> http://svn.dsource.org/projects/ares/trunk/doc/ares/std/atomic.html
> 
> And the code itself is here:
> 
> http://svn.dsource.org/projects/ares/trunk/src/ares/std/atomic.d
> 
> It currently only works on the x86 and is really intended for API developers, but it does the trick and I'll expand it as needed.  For typical use, msync.acq (acquire), msync.rel (release), and msync.none are the flags you're likely to care about.  The other more fine-grained flags just alias acq/rel on x86 anyway.  In case the docs are confusing, the API calls supported are:
> 
> load
> store
> storeIf (ie. CAS)
> increment
> decrement
> 
> 
> Sean
June 16, 2006
Lionello Lunesu wrote:
> Sean Kelly wrote:
>> Lionello Lunesu wrote:
>>> ...that leaves only atomic operations? Or would "volatile" or "synchronized" take care of memory fencing and such?
>>
>> "volatile" is actually intended to address compiler optimizations in a similar way to how memory barriers address CPU optimizations.  It is a necessary part of any lock-free operation in D.  "synchronized" is used for mutual exclusion and typically involves a mutex, so while it should have the proper effect, it's not lock-free.
> 
> So I suppose "volatile" could be extended to include memory locking as well!

Yes it could, though for now I prefer it the way it is as it offers more control over exactly what's going on.  It helps tremendously that D has such good inline asm support.

> // instructions inside this block are 'lock'ed
> volatile(atomic) {
>     ++a;
>     a = x;
> }
> 
> (or perhaps even "synchronized(memory) {...}", but I think extending volatile makes more sense).
> 
> Come to think of it, doesn't "synchronized" also imply "volatile"?

Yes.  Synchronization mechanisms rely on memory barriers to work properly.  In fact, it's been suggested in the past on c.p.t that an empty mutex block:

    synchronzed {}

could be used as a high-level sort of bidirectional memory barrier, except for the risk of the compiler optimizing the call away entirely.

> Or, another possibility would be to add the volatile declaration as in C, but then actually locking all access to the variable:
> 
> volatile int i;
> i++;// atomic

This is sort of how Java implements volatile and it wouldn't surprise me if C++ did something similar.  Right now, the "volatile" qualifier offers basically no language guarantees for concurrent programming, as it was actually intended for accessing interrupt data IIRC.

> Seems to me it should be possibly to extend D with a built-in and portable construct for these atomic operations.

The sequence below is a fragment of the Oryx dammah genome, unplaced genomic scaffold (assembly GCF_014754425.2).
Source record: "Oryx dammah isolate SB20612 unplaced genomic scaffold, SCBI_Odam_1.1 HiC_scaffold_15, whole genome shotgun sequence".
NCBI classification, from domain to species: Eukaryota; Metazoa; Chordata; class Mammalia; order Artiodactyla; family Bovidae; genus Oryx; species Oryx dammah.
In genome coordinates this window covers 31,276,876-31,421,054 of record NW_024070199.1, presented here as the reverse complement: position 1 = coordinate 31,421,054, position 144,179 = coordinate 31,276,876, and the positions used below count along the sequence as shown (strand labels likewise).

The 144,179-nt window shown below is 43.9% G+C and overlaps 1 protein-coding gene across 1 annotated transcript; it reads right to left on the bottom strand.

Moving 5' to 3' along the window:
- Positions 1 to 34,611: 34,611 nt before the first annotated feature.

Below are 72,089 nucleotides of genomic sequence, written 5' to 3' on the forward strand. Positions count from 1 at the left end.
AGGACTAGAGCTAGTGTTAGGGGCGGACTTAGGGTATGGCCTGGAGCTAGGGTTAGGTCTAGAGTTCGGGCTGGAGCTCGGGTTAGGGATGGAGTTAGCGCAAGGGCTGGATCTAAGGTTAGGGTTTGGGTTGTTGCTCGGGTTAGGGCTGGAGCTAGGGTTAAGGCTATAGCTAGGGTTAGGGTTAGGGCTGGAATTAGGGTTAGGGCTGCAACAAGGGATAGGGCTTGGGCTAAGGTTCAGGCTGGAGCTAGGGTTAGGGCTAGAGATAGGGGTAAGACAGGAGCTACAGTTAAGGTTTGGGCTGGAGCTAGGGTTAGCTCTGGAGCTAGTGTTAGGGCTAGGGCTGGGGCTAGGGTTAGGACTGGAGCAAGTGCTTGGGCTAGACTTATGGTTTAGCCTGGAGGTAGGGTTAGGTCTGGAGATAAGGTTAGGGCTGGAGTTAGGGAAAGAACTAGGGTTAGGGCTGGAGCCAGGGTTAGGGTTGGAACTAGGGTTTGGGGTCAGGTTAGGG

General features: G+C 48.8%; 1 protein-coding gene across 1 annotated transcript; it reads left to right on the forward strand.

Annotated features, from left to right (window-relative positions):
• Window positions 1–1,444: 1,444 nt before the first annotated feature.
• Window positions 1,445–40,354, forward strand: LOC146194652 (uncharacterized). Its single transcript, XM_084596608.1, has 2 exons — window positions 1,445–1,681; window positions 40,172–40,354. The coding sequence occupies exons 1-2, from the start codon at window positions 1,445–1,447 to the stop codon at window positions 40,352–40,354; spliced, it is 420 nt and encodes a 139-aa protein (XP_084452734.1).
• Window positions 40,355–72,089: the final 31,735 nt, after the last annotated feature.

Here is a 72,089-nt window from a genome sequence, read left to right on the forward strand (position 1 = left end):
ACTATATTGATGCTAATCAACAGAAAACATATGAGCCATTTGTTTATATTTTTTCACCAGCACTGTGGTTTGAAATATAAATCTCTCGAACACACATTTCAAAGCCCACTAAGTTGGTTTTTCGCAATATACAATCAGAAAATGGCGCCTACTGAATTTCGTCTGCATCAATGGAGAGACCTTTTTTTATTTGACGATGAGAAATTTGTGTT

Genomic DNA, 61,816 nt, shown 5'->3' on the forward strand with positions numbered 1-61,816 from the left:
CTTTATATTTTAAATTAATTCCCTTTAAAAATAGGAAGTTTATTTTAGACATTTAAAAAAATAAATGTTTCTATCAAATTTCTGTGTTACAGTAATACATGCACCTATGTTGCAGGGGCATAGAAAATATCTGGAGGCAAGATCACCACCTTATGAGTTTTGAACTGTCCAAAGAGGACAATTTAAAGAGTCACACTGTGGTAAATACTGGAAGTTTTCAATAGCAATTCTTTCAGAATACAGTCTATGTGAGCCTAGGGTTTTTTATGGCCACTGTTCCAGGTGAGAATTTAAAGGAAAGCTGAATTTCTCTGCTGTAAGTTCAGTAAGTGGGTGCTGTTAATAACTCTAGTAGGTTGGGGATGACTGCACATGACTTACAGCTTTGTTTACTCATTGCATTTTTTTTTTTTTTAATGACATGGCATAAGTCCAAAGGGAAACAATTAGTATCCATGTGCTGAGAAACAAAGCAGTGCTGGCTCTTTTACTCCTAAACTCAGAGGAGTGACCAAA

Definately.  The trouble is coming up with a good design :-)  I think the C++ team is definately qualified to do so, but they may have to make some sacrifices in the interest of time.


Sean
June 16, 2006
Don Clugston wrote:
> 
> I'd really like to see this included in the standard distribution.
> Has anyone made a general-purpose lock-free linked list? Just a low-level list of void * pointers would be fantastic.

Mango contains some of Doug Lea's containers and there may be one there. 
 If not, it shouldn't be tremendously difficult to implement or port one.  I'm not sure I have the time right now, but if someone wants to the the atomic package in Ares they're more than welcome to.


Sean
June 17, 2006
Sean Kelly wrote:
> Bruno Medeiros wrote:
>>
>> Makes me think, how does one keep up with this? I mean, one who isn't (nor wishes to be) a hardware expert, but wants to keep up with the general developments in this area, thus maintaining an overview of it.
> 
> comp.programming.threads is worth keeping an eye on, though the jargon can get a bit thick there at times.  The C++ committee is also working on a new memory model for C++, so any discussion there may be useful. The easiest way to keep an eye on this is follow the links from Hans Boehm's website  (http://www.hpl.hp.com/personal/Hans_Boehm/) though you could keep an eye on comp.std.c++ as well if you're having trouble staying awake at night.  Finally, any paper with Maurice Herlihy's name on it is a useful resource if you want a deeper understanding of some of these ideas and don't mind some research.  He's got a website with links to many of his papers, though IIRC some of them are hard to track down without an ACM membership.
> 
> 
> Sean

Well, that's the thing, I just want to have some general knowledge about this area of hardware and concurrency/distributed-systems, not become an expert on it. My time to learn new things is limited (and I definitely have no trouble going to sleep :( ), so my priority goes for learning things that I have immediate need to use/become-involved. If I ever have the need to learn more in-depth I will.
You see, concurrency is very important for people interested in server-side programming. But for multimedia programming, it's not that important. For now that is, as it seems that with the coming of multicore CPUs, concurrency is becoming more and more of a general software development topic, relevant even for non-intrinsically concurrent apps.

-- 
Bruno Medeiros - CS/E student
http://www.prowiki.org/wiki4d/wiki.cgi?BrunoMedeiros#D